Without synaptic "nibbling," mice develop behavioral problems

Mice without microglia grow up with an excess of inhibitory neurons

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Black and white mice crowded together

Via Wikimedia

Synapses are the connection points between neurons where information is exchanged through chemical signals. As infants, we have an abundance of these connections, but when we transition into adulthood, the number of synapses in our brains decrease substantially. During this process, called synaptic pruning, unnecessary synapses are eliminated in order to strengthen the most important ones. By reducing synapses, the brain refines the circuits that allow us to learn, remember, and function properly throughout our lives.

One of the key players involved in pruning are microglia, the immune cells of the brain. Microglia “nibble” at pieces of synapses, which allows new connections to form as the brain is remodeling during development. Researchers have been investigating how microglia can target specific types of synapses and why microglia nibble some synapses in favor of others.

A group of scientists recently discovered a subset of microglia that make direct contact with inhibitory synapses. These synapses can be thought of as a brake pedal, and when they release the neurotransmitter GABA, they subdue activity of the cell receiving the signal. Interestingly, microglia make most of these contacts with GABA synapses early in life, during the prime time for synaptic pruning.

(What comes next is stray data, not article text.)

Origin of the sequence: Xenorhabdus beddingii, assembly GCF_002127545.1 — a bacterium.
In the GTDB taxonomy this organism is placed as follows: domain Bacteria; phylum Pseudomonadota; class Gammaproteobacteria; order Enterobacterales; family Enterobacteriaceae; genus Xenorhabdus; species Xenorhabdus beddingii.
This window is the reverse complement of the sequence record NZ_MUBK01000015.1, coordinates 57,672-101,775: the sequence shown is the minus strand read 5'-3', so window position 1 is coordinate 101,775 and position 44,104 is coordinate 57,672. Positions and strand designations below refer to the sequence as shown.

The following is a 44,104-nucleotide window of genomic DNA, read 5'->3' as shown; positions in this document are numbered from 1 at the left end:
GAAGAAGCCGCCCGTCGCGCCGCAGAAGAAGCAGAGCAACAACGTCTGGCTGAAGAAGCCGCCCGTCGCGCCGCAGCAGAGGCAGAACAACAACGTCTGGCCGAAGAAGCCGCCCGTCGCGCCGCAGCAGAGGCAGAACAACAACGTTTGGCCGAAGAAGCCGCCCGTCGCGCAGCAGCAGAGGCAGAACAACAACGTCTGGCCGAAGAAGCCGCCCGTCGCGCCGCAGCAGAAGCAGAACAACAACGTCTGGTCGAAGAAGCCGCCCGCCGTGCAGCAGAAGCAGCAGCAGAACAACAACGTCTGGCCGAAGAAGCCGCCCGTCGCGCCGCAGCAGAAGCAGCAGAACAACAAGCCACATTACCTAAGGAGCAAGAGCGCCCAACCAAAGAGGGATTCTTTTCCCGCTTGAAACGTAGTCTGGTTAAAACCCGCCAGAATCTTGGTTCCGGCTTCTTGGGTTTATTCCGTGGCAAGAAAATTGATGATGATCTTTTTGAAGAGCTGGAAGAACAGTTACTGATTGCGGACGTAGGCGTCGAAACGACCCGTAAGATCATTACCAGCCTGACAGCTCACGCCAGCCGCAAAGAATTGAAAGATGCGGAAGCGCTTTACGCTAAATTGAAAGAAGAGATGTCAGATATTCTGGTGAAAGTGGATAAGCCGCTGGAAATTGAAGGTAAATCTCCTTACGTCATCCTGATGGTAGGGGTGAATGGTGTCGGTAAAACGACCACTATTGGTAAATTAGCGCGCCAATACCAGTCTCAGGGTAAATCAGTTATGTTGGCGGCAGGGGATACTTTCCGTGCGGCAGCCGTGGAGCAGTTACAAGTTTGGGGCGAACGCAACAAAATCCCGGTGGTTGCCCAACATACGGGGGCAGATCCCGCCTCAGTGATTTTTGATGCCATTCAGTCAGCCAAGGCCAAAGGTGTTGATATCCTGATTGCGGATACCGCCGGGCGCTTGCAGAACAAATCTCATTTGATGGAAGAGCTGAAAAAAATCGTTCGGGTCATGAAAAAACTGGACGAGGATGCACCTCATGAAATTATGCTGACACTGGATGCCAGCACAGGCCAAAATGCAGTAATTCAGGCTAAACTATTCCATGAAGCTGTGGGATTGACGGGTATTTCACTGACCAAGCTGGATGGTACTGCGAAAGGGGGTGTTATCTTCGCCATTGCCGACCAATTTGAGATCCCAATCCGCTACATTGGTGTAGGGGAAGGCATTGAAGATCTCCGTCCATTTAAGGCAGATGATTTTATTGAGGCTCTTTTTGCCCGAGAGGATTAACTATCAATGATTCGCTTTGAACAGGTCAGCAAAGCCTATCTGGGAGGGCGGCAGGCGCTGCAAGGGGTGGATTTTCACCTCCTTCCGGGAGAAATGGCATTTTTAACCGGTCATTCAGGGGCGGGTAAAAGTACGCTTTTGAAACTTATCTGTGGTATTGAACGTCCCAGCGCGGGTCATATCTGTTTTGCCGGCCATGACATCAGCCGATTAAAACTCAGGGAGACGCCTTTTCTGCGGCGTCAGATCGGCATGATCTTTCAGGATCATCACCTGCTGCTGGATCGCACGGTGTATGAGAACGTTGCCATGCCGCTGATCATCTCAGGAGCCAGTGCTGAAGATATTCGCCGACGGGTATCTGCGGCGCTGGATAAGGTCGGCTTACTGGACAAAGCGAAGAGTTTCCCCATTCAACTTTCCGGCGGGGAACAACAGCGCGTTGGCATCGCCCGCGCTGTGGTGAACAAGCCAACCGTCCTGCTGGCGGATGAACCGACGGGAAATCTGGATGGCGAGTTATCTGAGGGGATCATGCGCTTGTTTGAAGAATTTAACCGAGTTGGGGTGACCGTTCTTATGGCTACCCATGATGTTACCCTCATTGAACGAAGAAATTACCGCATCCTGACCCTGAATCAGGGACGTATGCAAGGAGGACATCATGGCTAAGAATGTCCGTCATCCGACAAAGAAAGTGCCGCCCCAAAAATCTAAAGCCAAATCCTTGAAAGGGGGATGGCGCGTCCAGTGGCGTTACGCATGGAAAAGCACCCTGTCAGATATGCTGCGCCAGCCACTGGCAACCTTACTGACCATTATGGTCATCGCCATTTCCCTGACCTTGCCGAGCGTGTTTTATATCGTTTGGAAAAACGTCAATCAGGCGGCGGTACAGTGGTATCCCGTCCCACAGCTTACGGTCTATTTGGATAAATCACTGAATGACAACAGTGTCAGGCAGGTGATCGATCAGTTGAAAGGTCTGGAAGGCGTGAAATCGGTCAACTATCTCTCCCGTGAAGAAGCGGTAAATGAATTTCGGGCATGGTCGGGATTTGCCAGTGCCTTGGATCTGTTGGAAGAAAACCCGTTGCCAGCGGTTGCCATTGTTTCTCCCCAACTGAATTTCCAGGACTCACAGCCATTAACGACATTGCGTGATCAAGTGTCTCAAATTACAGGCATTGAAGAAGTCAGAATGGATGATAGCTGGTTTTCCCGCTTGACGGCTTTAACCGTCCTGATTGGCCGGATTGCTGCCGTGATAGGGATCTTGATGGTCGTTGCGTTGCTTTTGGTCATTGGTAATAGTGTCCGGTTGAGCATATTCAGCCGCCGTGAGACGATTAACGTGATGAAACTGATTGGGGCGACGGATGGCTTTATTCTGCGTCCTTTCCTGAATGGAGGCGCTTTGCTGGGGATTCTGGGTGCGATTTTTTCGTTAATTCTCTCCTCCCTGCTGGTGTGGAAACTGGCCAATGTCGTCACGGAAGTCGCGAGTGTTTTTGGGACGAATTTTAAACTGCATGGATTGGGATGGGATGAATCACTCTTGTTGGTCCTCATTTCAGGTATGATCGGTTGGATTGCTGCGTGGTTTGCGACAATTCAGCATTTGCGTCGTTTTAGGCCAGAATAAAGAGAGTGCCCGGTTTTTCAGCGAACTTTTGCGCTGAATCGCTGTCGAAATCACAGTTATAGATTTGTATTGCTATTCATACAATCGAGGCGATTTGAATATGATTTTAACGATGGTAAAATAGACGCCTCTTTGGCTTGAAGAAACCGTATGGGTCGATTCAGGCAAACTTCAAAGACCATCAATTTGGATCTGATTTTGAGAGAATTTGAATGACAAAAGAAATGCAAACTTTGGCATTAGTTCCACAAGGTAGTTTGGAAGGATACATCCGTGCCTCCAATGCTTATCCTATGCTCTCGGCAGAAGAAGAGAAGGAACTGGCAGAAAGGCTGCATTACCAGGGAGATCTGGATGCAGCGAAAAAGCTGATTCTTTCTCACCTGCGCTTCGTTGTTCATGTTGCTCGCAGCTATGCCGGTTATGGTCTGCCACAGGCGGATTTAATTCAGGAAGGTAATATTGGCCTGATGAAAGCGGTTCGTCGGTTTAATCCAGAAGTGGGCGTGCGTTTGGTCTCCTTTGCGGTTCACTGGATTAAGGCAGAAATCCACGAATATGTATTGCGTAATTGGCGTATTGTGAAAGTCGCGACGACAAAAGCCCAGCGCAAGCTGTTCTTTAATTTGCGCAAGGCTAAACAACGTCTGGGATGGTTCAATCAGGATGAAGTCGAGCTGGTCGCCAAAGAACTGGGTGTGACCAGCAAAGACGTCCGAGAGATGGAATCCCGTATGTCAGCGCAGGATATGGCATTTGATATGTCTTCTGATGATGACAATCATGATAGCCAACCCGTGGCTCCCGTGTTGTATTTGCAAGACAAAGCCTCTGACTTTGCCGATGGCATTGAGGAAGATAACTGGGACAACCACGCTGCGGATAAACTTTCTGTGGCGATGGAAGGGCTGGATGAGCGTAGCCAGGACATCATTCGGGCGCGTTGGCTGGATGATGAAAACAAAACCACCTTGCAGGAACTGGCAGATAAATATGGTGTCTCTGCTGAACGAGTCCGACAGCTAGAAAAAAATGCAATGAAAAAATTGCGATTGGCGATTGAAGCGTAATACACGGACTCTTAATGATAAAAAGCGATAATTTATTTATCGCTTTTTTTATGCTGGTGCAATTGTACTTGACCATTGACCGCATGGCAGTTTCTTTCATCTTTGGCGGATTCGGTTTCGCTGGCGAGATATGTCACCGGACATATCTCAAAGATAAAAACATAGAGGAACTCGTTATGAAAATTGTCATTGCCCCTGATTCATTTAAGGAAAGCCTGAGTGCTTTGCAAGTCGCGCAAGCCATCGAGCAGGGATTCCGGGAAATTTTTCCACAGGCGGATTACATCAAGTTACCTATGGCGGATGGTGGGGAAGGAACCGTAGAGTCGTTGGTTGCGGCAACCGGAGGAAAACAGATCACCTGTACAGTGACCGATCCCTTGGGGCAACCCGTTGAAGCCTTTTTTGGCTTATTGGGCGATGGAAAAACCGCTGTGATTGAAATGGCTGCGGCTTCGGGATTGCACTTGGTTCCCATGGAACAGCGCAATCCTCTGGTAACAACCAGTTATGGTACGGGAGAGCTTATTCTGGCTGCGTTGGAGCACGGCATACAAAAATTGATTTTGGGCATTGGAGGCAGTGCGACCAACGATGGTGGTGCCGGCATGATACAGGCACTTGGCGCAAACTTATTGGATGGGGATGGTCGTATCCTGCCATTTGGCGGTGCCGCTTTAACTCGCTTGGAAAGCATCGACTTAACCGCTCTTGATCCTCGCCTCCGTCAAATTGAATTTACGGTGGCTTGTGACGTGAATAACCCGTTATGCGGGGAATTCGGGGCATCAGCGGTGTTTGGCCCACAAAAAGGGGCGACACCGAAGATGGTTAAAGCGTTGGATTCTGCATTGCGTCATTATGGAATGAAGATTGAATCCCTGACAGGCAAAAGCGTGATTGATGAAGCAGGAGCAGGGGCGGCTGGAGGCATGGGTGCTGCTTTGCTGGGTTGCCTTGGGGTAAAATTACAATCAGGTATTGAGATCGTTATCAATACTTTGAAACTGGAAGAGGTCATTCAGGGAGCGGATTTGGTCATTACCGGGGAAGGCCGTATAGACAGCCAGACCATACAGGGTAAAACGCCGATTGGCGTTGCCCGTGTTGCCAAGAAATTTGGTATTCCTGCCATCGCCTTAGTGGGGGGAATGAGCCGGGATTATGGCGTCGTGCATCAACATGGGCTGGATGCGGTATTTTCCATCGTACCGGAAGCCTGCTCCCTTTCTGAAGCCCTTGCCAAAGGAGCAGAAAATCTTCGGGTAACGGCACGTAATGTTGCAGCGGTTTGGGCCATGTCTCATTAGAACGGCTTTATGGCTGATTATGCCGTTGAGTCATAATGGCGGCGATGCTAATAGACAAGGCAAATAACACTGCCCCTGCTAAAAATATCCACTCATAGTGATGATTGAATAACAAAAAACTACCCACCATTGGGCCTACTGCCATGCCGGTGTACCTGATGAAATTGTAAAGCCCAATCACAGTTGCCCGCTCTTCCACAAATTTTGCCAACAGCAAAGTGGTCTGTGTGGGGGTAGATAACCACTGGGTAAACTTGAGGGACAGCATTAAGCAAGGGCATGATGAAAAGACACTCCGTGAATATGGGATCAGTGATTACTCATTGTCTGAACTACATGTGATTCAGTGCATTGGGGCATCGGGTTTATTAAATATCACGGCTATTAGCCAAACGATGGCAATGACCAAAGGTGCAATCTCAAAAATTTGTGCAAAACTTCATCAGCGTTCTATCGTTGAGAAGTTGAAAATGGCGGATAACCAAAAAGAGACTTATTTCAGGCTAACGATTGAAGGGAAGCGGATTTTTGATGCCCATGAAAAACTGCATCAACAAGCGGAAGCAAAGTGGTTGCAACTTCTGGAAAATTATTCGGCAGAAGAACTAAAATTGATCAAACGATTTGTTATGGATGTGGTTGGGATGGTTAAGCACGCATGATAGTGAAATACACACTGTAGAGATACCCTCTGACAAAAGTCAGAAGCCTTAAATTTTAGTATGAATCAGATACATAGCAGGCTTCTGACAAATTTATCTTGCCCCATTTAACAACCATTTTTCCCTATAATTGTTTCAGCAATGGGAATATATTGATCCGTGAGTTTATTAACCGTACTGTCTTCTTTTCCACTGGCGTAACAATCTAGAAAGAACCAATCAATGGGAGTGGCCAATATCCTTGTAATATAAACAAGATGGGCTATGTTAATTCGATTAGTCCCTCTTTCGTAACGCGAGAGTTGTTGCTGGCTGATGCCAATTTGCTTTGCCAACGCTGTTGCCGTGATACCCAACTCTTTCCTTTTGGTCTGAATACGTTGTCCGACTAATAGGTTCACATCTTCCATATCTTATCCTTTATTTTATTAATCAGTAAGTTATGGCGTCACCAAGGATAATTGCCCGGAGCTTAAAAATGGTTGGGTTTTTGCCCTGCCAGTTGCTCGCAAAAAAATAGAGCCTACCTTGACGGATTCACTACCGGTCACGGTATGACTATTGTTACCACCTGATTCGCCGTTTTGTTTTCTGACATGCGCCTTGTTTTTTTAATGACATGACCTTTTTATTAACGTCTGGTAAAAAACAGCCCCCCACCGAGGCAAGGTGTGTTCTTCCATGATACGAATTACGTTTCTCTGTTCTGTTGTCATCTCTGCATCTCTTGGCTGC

The researchers used mice to find out the role of microglia in the development of these connections. They treated newborn mice with a compound that diminishes microglia during the critical window when those microglia would typically be most active in pruning. When the microglia-deficient mice grew up, their brains contained more inhibitory synapses compared to mice that grew up with intact microglia. Genetically altered mice that lacked microglia with GABA receptors were also impacted behaviorally, displaying more hyperactive tendencies.

Microglia are crucial for remodeling synapses in the brain early in life. When microglia functioning is disrupted, it can affect synaptic pruning and lead to behavioral disorders including schizophrenia and ADHD. By characterizing different subtypes of microglia and how they interact with neurons, scientists are revealing how synapses become mature and how these processes can go awry.